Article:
• World Health Organization Quality of Life Scale Summary (WHOQOL-Brief),
These scales can also be used to assess differences in quality of life between different cultures or to compare different subgroups. The WHOQOL-Brief is a 26-item version that summarizes the WHOQOL-100 (i.e. the longer 100-item version). Both of these questionnaires are useful in clinical settings, medical practice, audits, policy making, and evaluating the effectiveness of different treatments. The short version of WHOQOL can be used in a variety of different cultural settings, is easily applied and does not place a huge burden on the respondent. Answers are always given on a Likert scale (1 to 5). The questions covered in the short version of the test are as follows:
WHOQOL – 26 items
• How would you evaluate your quality of life?
• How satisfied are you with your health?
• To what extent do you feel that physical pain is preventing you from doing what you should be doing?
• How much do you need any medical treatment to function in your daily life?
• How much do you enjoy life?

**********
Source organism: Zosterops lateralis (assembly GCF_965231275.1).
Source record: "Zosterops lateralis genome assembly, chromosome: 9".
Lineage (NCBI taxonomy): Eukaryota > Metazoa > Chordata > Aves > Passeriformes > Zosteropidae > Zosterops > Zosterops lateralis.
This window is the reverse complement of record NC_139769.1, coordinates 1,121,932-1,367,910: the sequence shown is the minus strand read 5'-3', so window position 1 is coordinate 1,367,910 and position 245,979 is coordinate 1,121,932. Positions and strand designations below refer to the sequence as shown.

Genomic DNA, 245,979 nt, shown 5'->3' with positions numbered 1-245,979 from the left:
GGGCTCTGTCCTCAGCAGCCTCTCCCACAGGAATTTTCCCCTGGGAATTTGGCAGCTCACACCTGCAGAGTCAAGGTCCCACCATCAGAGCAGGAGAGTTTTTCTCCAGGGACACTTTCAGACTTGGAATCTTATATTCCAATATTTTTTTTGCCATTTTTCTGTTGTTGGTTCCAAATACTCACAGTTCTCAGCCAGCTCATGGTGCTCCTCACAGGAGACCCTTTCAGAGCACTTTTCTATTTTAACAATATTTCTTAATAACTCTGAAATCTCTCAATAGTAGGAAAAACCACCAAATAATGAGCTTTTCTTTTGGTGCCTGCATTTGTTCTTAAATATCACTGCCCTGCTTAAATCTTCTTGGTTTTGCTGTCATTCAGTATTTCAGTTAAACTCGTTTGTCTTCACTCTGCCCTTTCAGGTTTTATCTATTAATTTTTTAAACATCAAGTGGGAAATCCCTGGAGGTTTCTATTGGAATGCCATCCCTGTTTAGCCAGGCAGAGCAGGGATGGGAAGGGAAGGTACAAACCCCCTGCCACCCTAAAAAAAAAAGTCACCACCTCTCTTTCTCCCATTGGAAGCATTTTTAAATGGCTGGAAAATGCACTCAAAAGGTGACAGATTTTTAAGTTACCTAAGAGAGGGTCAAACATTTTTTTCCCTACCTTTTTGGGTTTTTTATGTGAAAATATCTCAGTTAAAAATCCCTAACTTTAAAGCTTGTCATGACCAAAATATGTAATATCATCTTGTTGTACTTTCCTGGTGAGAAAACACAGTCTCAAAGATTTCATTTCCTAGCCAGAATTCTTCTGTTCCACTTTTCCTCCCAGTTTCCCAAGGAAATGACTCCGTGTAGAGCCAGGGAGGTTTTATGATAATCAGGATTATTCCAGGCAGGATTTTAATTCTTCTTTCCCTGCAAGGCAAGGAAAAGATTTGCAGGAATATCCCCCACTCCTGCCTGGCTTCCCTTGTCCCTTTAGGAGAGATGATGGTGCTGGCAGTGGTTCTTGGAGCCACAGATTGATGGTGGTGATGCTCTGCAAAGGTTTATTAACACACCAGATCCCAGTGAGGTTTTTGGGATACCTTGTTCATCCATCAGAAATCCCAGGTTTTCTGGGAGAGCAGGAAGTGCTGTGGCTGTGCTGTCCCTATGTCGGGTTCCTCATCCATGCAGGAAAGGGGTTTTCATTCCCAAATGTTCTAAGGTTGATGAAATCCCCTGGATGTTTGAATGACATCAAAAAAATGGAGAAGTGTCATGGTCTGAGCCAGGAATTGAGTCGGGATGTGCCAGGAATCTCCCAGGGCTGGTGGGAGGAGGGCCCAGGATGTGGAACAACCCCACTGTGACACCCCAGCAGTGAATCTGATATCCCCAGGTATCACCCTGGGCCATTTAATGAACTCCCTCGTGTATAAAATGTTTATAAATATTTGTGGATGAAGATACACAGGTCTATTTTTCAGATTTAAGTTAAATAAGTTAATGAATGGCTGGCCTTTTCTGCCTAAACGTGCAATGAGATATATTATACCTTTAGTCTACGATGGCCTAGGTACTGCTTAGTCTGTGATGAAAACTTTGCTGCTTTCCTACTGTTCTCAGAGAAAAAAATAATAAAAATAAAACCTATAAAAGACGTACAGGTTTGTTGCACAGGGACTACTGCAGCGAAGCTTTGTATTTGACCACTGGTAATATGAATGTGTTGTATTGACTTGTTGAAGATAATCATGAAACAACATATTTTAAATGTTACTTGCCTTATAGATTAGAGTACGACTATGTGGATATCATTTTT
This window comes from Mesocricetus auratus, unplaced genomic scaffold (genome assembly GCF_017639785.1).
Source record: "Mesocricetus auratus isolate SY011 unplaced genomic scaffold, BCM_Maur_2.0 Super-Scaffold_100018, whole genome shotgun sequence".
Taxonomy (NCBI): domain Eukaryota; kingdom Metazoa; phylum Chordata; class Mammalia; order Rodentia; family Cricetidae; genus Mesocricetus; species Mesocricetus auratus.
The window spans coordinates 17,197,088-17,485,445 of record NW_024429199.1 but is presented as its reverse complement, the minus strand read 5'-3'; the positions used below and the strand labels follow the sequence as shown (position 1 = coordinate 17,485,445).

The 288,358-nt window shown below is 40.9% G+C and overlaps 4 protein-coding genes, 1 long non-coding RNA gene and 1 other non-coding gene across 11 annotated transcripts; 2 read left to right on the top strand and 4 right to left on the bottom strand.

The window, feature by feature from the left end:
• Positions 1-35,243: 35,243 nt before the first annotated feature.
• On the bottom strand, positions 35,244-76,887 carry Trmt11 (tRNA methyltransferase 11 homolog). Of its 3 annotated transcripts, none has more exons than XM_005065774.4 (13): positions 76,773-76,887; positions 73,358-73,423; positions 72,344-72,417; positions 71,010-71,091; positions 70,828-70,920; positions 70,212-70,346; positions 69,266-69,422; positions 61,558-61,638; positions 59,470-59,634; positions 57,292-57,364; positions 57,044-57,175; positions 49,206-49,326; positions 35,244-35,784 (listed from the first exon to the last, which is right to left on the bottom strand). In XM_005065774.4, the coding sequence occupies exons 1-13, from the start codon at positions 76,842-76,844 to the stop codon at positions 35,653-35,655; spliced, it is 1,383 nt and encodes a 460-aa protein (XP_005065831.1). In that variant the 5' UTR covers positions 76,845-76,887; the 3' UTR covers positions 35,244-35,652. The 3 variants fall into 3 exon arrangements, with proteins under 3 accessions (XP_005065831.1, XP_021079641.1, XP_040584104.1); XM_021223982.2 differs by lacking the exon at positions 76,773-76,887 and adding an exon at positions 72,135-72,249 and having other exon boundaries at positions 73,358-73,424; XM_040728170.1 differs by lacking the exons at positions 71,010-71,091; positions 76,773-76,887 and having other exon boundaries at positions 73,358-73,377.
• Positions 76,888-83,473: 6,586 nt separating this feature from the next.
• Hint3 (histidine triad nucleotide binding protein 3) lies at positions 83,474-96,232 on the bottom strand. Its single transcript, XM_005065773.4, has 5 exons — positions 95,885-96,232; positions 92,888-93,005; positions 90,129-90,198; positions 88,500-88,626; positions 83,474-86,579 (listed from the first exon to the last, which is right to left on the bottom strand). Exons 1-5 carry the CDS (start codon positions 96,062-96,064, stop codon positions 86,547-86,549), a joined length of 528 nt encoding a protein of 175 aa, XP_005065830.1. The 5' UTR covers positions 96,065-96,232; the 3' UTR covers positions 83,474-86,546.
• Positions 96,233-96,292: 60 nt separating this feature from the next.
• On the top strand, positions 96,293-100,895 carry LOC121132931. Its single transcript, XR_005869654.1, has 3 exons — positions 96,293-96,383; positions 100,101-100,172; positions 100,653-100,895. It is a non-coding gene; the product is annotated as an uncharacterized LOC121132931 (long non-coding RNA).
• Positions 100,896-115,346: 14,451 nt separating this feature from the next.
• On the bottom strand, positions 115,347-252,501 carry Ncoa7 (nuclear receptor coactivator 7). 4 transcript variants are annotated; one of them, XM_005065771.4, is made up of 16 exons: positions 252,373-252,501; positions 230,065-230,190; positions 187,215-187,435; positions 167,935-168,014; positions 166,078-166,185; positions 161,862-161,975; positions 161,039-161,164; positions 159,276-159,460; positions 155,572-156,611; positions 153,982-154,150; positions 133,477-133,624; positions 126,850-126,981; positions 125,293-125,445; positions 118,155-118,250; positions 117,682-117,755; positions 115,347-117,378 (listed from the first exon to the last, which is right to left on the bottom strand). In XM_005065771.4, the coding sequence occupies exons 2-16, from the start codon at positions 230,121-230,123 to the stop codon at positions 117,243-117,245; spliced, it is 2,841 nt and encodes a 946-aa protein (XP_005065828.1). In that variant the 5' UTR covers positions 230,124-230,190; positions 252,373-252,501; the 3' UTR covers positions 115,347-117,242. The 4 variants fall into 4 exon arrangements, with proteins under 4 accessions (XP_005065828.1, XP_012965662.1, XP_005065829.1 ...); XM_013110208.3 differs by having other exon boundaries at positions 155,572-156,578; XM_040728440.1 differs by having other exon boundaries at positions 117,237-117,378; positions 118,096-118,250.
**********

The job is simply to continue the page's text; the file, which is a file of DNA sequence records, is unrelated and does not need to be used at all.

• How meaningful do you feel your life is?
• How well can you concentrate?
• How safe do you feel in your daily life?
• How healthy is your physical environment?
• Do you have enough energy for daily life?
• Can you accept your bodily appearance?
• Do you have enough money to meet your needs?
• How clear is the information you need in your daily life?
• To what extent do you have opportunities for leisure activities?
• How well can you move around?
• How satisfied are you with your sleep?
• How satisfied are you with your ability to carry out your daily life activities?
• How satisfied are you with your working capacity?
• How satisfied are you with yourself?
• How satisfied are you with your personal relationships?
• How satisfied are you with your sex life?
• How satisfied are you with the support you get from your friends?
• How satisfied are you with the conditions where you live?
• How satisfied are you with your access to healthcare services?
• How satisfied are you with your transport?
• How often do you have negative emotions such as blue mood, hopelessness, anxiety, depression?